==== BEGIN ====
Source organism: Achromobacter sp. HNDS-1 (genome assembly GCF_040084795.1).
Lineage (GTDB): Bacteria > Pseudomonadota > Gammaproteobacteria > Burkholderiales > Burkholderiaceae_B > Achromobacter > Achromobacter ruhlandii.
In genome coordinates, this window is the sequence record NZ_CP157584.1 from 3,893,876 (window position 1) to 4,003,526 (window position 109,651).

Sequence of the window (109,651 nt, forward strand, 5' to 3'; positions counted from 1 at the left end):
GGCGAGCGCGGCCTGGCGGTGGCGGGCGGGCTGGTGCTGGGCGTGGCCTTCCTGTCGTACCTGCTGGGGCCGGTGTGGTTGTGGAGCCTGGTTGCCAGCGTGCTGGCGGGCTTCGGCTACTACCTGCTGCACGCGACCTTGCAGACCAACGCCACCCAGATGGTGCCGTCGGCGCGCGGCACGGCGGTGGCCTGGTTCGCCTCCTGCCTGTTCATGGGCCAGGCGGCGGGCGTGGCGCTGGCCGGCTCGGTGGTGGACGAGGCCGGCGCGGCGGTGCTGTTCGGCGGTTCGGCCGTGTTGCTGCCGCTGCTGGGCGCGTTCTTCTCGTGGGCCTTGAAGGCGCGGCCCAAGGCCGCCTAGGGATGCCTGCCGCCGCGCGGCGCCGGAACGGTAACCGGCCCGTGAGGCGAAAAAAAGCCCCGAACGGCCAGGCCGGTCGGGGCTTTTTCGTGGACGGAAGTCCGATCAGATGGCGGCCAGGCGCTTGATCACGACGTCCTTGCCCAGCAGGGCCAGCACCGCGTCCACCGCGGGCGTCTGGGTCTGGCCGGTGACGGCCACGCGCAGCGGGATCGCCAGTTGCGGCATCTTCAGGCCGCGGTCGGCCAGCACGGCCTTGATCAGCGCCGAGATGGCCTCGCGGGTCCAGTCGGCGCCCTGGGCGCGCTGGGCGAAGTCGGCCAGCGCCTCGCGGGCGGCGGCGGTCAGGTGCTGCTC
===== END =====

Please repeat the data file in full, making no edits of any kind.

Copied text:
Source organism: Achromobacter sp. HNDS-1 (genome assembly GCF_040084795.1).
Lineage (GTDB): Bacteria > Pseudomonadota > Gammaproteobacteria > Burkholderiales > Burkholderiaceae_B > Achromobacter > Achromobacter ruhlandii.
In genome coordinates, this window is the sequence record NZ_CP157584.1 from 3,893,876 (window position 1) to 4,003,526 (window position 109,651).

Sequence of the window (109,651 nt, forward strand, 5' to 3'; positions counted from 1 at the left end):
GGCGAGCGCGGCCTGGCGGTGGCGGGCGGGCTGGTGCTGGGCGTGGCCTTCCTGTCGTACCTGCTGGGGCCGGTGTGGTTGTGGAGCCTGGTTGCCAGCGTGCTGGCGGGCTTCGGCTACTACCTGCTGCACGCGACCTTGCAGACCAACGCCACCCAGATGGTGCCGTCGGCGCGCGGCACGGCGGTGGCCTGGTTCGCCTCCTGCCTGTTCATGGGCCAGGCGGCGGGCGTGGCGCTGGCCGGCTCGGTGGTGGACGAGGCCGGCGCGGCGGTGCTGTTCGGCGGTTCGGCCGTGTTGCTGCCGCTGCTGGGCGCGTTCTTCTCGTGGGCCTTGAAGGCGCGGCCCAAGGCCGCCTAGGGATGCCTGCCGCCGCGCGGCGCCGGAACGGTAACCGGCCCGTGAGGCGAAAAAAAGCCCCGAACGGCCAGGCCGGTCGGGGCTTTTTCGTGGACGGAAGTCCGATCAGATGGCGGCCAGGCGCTTGATCACGACGTCCTTGCCCAGCAGGGCCAGCACCGCGTCCACCGCGGGCGTCTGGGTCTGGCCGGTGACGGCCACGCGCAGCGGGATCGCCAGTTGCGGCATCTTCAGGCCGCGGTCGGCCAGCACGGCCTTGATCAGCGCCGAGATGGCCTCGCGGGTCCAGTCGGCGCCCTGGGCGCGCTGGGCGAAGTCGGCCAGCGCCTCGCGGGCGGCGGCGGTCAGGTGCTGCTC